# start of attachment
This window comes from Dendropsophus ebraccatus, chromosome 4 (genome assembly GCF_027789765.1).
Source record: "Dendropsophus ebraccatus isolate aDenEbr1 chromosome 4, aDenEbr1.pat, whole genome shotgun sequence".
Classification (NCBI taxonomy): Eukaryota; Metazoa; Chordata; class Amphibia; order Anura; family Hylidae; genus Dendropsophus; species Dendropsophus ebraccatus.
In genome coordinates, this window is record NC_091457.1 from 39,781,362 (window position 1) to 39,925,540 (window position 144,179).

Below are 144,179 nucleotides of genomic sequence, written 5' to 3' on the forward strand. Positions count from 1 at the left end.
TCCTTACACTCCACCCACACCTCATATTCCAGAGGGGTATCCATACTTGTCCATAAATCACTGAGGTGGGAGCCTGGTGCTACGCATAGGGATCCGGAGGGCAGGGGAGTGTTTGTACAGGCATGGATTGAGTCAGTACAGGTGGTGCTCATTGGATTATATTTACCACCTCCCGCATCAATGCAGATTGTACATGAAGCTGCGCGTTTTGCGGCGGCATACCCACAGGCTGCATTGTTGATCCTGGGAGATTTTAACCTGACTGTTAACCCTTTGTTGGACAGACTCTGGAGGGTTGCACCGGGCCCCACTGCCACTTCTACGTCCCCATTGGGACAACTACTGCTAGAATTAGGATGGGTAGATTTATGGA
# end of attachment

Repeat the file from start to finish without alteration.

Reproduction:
This window comes from Dendropsophus ebraccatus, chromosome 4 (genome assembly GCF_027789765.1).
Source record: "Dendropsophus ebraccatus isolate aDenEbr1 chromosome 4, aDenEbr1.pat, whole genome shotgun sequence".
Classification (NCBI taxonomy): Eukaryota; Metazoa; Chordata; class Amphibia; order Anura; family Hylidae; genus Dendropsophus; species Dendropsophus ebraccatus.
In genome coordinates, this window is record NC_091457.1 from 39,781,362 (window position 1) to 39,925,540 (window position 144,179).

Below are 144,179 nucleotides of genomic sequence, written 5' to 3' on the forward strand. Positions count from 1 at the left end.
TCCTTACACTCCACCCACACCTCATATTCCAGAGGGGTATCCATACTTGTCCATAAATCACTGAGGTGGGAGCCTGGTGCTACGCATAGGGATCCGGAGGGCAGGGGAGTGTTTGTACAGGCATGGATTGAGTCAGTACAGGTGGTGCTCATTGGATTATATTTACCACCTCCCGCATCAATGCAGATTGTACATGAAGCTGCGCGTTTTGCGGCGGCATACCCACAGGCTGCATTGTTGATCCTGGGAGATTTTAACCTGACTGTTAACCCTTTGTTGGACAGACTCTGGAGGGTTGCACCGGGCCCCACTGCCACTTCTACGTCCCCATTGGGACAACTACTGCTAGAATTAGGATGGGTAGATTTATGGA